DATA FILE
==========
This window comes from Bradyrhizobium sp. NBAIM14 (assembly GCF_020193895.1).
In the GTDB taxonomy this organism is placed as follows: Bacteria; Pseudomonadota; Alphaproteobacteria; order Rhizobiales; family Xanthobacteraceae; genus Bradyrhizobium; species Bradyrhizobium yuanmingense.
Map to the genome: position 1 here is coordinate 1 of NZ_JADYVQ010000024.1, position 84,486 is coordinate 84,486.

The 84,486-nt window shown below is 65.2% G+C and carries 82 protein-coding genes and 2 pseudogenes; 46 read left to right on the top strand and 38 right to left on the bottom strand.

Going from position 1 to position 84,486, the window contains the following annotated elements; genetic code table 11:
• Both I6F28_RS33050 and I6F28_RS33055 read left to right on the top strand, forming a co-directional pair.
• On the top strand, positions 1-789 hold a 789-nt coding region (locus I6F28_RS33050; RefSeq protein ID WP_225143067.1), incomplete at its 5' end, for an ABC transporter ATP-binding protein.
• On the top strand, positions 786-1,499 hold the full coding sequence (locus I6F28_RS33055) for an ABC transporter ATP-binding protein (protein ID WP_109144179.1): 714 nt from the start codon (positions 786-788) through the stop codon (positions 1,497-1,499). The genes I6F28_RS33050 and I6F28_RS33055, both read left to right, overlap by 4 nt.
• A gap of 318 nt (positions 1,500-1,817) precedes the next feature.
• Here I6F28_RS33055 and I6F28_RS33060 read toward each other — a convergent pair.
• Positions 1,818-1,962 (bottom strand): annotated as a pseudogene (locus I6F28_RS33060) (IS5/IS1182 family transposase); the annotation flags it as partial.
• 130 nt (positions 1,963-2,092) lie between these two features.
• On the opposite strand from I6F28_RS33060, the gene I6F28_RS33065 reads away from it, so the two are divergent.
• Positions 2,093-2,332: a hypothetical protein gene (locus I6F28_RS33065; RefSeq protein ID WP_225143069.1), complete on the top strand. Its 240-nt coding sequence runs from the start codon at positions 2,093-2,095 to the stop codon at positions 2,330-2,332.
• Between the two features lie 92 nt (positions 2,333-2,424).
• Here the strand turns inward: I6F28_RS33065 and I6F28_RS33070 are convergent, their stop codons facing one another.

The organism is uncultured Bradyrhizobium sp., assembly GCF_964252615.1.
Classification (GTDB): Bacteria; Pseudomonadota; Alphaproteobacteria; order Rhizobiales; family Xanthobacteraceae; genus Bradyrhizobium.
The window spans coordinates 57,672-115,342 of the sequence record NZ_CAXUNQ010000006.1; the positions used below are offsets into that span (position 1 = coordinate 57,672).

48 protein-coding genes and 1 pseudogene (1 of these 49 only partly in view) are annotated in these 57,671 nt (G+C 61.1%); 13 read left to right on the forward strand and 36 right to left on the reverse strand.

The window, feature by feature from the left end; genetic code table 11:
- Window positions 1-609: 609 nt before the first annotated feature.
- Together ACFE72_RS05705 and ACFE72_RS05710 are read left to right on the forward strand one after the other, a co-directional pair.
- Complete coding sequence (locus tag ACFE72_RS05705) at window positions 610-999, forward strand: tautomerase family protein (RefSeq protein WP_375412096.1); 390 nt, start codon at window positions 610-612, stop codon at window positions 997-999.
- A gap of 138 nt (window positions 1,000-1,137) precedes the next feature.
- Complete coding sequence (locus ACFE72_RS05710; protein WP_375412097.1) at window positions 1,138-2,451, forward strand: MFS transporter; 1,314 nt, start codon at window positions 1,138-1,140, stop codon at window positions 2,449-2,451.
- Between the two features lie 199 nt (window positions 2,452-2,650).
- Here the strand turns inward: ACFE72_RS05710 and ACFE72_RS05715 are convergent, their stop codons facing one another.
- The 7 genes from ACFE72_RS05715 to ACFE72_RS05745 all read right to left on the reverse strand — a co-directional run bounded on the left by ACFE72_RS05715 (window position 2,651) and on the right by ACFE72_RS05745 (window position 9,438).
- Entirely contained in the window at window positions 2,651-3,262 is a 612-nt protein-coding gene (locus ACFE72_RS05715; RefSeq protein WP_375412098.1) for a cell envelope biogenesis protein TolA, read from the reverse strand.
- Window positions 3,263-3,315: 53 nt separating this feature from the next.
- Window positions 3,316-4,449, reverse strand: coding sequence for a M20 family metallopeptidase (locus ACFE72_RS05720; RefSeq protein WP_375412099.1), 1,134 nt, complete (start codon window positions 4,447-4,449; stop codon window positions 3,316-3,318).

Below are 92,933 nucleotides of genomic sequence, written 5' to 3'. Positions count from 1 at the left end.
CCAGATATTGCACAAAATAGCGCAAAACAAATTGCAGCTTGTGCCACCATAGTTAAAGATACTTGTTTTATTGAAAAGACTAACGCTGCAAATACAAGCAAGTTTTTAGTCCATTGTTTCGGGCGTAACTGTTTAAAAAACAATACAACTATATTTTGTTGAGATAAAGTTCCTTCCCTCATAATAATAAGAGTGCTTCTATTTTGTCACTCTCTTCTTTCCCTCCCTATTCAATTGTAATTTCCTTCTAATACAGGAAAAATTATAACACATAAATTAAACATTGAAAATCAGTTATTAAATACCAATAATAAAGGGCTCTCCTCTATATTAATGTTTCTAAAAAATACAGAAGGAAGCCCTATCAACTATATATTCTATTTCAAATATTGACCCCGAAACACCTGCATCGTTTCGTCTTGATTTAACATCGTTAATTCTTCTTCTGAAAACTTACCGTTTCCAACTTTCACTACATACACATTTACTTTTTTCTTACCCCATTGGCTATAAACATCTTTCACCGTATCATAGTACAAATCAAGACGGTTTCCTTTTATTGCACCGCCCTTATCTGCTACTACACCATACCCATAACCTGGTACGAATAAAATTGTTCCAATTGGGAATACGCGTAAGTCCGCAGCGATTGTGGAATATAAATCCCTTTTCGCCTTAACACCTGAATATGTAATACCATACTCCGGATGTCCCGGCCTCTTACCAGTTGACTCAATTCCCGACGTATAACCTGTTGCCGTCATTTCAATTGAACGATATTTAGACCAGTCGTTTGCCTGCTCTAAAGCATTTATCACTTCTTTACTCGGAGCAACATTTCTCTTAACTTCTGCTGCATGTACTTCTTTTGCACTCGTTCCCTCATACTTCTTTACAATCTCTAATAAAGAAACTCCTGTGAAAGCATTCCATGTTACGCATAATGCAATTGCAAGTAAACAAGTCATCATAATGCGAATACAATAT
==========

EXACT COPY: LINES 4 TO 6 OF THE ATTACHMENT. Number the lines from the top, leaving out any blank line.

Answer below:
The 84,486-nt window shown below is 65.2% G+C and carries 82 protein-coding genes and 2 pseudogenes; 46 read left to right on the top strand and 38 right to left on the bottom strand.

Going from position 1 to position 84,486, the window contains the following annotated elements; genetic code table 11:
• Both I6F28_RS33050 and I6F28_RS33055 read left to right on the top strand, forming a co-directional pair.